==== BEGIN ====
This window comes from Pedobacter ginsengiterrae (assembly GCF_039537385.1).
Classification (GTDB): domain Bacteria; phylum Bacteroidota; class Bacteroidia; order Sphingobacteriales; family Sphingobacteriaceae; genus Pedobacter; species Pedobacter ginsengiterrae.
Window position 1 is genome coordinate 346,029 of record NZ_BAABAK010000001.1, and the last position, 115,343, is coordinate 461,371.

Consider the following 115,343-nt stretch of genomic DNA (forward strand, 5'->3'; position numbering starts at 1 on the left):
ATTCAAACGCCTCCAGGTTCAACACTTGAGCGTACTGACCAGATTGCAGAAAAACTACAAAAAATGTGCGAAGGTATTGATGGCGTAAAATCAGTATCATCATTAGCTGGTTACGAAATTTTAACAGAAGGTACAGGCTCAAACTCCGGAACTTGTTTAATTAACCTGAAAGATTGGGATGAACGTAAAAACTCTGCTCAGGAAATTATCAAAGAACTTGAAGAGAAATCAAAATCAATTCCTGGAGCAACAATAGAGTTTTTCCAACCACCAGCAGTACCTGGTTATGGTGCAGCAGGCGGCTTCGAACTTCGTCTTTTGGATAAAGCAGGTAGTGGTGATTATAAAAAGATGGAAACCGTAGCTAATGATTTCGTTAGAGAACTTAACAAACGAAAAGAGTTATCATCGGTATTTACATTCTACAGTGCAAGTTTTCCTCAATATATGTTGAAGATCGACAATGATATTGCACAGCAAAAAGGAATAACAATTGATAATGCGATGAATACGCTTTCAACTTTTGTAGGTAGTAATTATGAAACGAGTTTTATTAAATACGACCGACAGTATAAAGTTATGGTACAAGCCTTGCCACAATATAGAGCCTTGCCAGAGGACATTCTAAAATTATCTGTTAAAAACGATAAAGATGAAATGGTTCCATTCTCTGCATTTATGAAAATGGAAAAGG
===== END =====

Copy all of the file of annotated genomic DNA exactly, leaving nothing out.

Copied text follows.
This window comes from Pedobacter ginsengiterrae (assembly GCF_039537385.1).
Classification (GTDB): domain Bacteria; phylum Bacteroidota; class Bacteroidia; order Sphingobacteriales; family Sphingobacteriaceae; genus Pedobacter; species Pedobacter ginsengiterrae.
Window position 1 is genome coordinate 346,029 of record NZ_BAABAK010000001.1, and the last position, 115,343, is coordinate 461,371.

Consider the following 115,343-nt stretch of genomic DNA (forward strand, 5'->3'; position numbering starts at 1 on the left):
ATTCAAACGCCTCCAGGTTCAACACTTGAGCGTACTGACCAGATTGCAGAAAAACTACAAAAAATGTGCGAAGGTATTGATGGCGTAAAATCAGTATCATCATTAGCTGGTTACGAAATTTTAACAGAAGGTACAGGCTCAAACTCCGGAACTTGTTTAATTAACCTGAAAGATTGGGATGAACGTAAAAACTCTGCTCAGGAAATTATCAAAGAACTTGAAGAGAAATCAAAATCAATTCCTGGAGCAACAATAGAGTTTTTCCAACCACCAGCAGTACCTGGTTATGGTGCAGCAGGCGGCTTCGAACTTCGTCTTTTGGATAAAGCAGGTAGTGGTGATTATAAAAAGATGGAAACCGTAGCTAATGATTTCGTTAGAGAACTTAACAAACGAAAAGAGTTATCATCGGTATTTACATTCTACAGTGCAAGTTTTCCTCAATATATGTTGAAGATCGACAATGATATTGCACAGCAAAAAGGAATAACAATTGATAATGCGATGAATACGCTTTCAACTTTTGTAGGTAGTAATTATGAAACGAGTTTTATTAAATACGACCGACAGTATAAAGTTATGGTACAAGCCTTGCCACAATATAGAGCCTTGCCAGAGGACATTCTAAAATTATCTGTTAAAAACGATAAAGATGAAATGGTTCCATTCTCTGCATTTATGAAAATGGAAAAGG